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Big Five powers divided over Iraq future

Geneva, Sept. 13 (Reuters): The world’s five most powerful countries emerged divided today after four hours of debate on Iraq’s political future, but there was no replay of pre-war acrimony and they agreed to press on to find an agreement.

“Discussions today were not intended... to devise specific solutions,” UN secretary-general Kofi Annan said after the meeting of foreign ministers from Britain, China, France, Russia and the US in Geneva.

“They will contribute to building consensus towards the future of Iraq, including the definition of the UN role.”

With US-led forces in Iraq taking casualties almost every day and the cost of its occupation mounting, Washington sees a new UN resolution it has drafted as a way to coax other countries to pitch in with cash and troops. But it does not believe Iraqis can take power as quickly as European governments — especially France — are proposing. France, which has insisted on a timetable for the handover of executive powers to Iraqis, made it clear that it wanted to avoid another transatlantic bust-up.

Asked if Paris would use its veto to block Washington’s resolution, foreign minister Dominique de Villepin said: “We are here...to try and find solutions, not to create new problems.”

On the ground in Iraq, opposition to the US presence is growing. In Falluja, west of Baghdad, Iraqis chanted: “America is the enemy of God” today as they began burying 10 police and security guards shot mistakenly by US troops.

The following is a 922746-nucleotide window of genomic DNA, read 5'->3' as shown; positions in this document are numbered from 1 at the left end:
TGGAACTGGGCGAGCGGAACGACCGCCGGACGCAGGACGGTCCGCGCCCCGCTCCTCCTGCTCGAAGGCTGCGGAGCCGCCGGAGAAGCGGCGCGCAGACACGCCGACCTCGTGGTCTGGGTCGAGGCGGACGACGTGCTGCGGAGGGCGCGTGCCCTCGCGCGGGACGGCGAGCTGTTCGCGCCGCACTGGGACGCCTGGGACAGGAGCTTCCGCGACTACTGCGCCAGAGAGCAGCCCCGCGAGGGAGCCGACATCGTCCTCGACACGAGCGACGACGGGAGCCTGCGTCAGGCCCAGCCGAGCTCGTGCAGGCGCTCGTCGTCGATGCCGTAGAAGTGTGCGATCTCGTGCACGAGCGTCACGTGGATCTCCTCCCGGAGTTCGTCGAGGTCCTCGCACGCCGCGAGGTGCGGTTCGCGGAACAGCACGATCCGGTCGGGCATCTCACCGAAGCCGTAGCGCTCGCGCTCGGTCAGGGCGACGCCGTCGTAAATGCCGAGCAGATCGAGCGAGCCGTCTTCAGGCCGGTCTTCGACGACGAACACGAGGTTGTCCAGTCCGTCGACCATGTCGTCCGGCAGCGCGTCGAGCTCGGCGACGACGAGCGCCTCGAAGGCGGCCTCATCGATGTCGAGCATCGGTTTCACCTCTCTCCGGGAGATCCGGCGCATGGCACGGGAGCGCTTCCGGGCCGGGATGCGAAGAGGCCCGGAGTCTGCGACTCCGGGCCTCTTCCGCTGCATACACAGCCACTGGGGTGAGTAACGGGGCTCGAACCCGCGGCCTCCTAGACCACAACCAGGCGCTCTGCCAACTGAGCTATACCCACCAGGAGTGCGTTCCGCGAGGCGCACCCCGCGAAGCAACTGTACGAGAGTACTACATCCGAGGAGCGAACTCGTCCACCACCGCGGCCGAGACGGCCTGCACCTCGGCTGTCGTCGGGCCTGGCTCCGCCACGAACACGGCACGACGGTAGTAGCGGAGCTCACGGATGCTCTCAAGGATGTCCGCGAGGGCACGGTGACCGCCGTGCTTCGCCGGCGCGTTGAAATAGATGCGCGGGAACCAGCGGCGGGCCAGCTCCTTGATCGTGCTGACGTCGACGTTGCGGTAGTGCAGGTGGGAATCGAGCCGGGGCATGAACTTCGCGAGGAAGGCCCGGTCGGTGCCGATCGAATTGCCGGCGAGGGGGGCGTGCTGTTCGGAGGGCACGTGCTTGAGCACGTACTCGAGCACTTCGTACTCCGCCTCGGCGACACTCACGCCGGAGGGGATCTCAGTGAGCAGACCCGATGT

US President George W. Bush, pressing his case for help from abroad, urged allies yesterday to join the effort to build a stable post-war Iraq and said free nations could not be neutral in the “fight between civilisation and chaos”. A British official in Geneva said that after the wrangling earlier this year over UN approval for the US-led invasion of Iraq in March “we all knew where we were coming from”, and so there were no heated exchanges at today’s meeting.

Nevertheless, the standoff between the Big Five powers — the permanent members of the UN Security Council with veto powers — had echoes of the pre-war drama, with Britain backing the US stance and Russia and China taking a low-key position.

Villepin said ahead of the meeting that Paris wanted a UN resolution that hands executive powers over to Iraqis, possibly within a month, and provides for elections by next spring.

Washington says the French proposal is a recipe for chaos in Iraq, where the US-backed governing council has little clout.

Powell — who later left Geneva on the way to Kuwait and Iraq — said the French proposal was “totally unrealistic” and the US would reject it. “Of course, there are differences of opinion on certain aspects of our draft resolution,” Powell said.

“The important thing... is we spent our time today looking for points of convergence, and there are many,” Powell said. “And we have got a better understanding of our views which we can communicate to our permanent representatives back in New York for them to pursue the work next week.”

A British official quoted foreign secretary Jack Straw as saying that all five countries agreed on the need to transfer power to the Iraqi people and the need to ensure both security and good governance in the process.

“The issue is what are the steps and staging posts between where we are now and where we are going,” Straw was quoted as saying. Amendments put forward by France and Germany to the draft UN resolution would push US occupation forces under diplomat Paul Bremer to the sidelines.

Europe’s fiercest opponents of the war, they are now seeking to dilute the US role, in part to prevent Washington reaping any long-term political and economic benefit from the invasion.

However, Powell said on the way to Geneva that Americans would have to stay in charge until a new Iraqi army and police force take shape.

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